Dr Peter Hall gives a gift to Bibek from Susan Williamson, a nurse at Family Doctors who sponsors him. Children play a circle game. Amanda McKay with Rossani. The main building of the orphanage.
A house in rural Kathmandu has become a home for Nepalese orphans, thanks to the work of Stanmore Bay’s Amanda McKay.
Amanda says while she was trekking in Nepal with her husband Ian 16 years ago, the sight of children on the streets of Kathmandu broke her heart.
“There are many reasons why children end up abandoned, and there is no social support network there,” she says. “I couldn’t walk away.”
She connected with a Nepalese woman and used an extensive network that came from her work as a journalist to establish an orphanage.
“I had never done anything like that before and was nervous about promising a future to those kids,” Amanda says. “I wondered how on earth I’d find the money.”
She says right at the start she decided that she and her husband would cover the administration costs, so that every cent donated goes to the Firefly Orphanage.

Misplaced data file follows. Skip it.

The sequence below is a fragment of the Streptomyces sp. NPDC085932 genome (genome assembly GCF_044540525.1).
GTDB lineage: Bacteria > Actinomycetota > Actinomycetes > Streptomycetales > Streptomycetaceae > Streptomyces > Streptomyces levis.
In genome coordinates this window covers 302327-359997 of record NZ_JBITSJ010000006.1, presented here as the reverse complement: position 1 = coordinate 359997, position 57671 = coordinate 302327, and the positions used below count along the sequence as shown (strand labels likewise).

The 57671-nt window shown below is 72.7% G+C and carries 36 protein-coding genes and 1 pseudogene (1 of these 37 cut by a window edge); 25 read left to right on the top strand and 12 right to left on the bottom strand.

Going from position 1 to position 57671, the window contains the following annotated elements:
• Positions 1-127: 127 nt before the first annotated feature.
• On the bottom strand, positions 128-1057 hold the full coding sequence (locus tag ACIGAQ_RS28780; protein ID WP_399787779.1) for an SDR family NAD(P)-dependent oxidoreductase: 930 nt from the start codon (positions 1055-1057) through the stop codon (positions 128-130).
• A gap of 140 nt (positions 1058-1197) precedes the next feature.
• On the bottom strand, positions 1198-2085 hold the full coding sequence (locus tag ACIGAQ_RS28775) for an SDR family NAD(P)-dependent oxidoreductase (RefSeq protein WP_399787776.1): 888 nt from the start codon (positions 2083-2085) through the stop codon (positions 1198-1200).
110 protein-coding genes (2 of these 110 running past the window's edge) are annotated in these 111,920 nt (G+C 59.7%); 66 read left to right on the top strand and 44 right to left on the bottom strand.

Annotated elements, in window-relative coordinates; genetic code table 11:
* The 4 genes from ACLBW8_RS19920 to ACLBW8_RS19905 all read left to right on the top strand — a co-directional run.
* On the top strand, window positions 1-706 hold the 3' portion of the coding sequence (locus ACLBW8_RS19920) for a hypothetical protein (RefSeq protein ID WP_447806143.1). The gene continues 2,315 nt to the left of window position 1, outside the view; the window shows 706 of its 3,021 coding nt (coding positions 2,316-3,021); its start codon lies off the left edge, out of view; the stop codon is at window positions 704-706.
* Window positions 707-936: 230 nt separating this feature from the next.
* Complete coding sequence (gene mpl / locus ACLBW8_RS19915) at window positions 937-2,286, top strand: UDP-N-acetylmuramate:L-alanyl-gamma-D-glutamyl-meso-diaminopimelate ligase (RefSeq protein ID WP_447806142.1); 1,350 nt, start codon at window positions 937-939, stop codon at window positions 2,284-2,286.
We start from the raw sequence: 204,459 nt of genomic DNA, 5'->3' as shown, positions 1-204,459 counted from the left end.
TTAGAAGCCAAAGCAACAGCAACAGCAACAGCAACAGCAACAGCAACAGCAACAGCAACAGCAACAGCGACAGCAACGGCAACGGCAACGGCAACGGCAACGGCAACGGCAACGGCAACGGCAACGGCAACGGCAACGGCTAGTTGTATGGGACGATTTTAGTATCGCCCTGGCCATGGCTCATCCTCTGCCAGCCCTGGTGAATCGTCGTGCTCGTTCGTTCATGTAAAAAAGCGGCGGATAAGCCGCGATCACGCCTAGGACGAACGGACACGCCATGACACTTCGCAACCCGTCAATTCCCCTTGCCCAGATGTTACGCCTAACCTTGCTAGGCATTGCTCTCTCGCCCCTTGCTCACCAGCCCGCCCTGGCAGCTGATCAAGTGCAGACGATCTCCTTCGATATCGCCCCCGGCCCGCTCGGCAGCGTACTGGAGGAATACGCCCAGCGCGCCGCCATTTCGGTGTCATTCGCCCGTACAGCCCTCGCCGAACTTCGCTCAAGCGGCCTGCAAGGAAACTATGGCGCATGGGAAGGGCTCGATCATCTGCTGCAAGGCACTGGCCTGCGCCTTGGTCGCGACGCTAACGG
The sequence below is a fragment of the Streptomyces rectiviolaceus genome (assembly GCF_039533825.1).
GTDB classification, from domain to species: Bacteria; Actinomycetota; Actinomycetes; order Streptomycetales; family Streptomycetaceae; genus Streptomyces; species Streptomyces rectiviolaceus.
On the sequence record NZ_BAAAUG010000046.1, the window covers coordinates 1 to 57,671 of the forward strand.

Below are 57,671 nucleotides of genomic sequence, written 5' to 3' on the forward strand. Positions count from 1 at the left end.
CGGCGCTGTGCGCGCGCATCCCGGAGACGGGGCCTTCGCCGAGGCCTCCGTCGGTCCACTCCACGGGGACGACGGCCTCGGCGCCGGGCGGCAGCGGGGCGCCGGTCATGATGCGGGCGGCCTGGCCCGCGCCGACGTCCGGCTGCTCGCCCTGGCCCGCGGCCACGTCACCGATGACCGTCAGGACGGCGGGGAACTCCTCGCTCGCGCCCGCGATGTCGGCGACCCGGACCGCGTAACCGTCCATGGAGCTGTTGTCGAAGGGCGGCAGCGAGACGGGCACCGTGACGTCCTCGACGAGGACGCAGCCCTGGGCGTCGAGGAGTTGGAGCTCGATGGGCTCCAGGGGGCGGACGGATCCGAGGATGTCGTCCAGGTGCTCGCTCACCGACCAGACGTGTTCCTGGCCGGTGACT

Amanda visits once or twice a year and says the children are thriving. All their needs are provided for, including education and, at the end of their schooling, they are integrated back into society.
“We have 100 children there now, which is capacity, and a fantastic team running it,” she says. “There are a lot of success stories – including that many of the children I originally took in are graduating from university.”
The orphanage has chickens and goats as well as an orchard and gardens. There are two big buildings – one for boys and one for girls – a communal kitchen and onsite Primary school.
Recently local medical practice, Family Doctors, has leant its support after Dr Peter Hall visited Firefly Orphanage when he was in Kathmandu last year.
“It’s such an inspiring place,” he says. “I met a boy called Bibek who is sponsored by one our practice nurses, and also had a look around the facilities. Some of those kids have had horrendous backgrounds but now they have a chance for a decent life. We are going to make a regular monthly donation and invite our patients to contribute if they are able. There is a huge need in Nepal and sometimes it seems overwhelming but this is one project that is making a real difference.”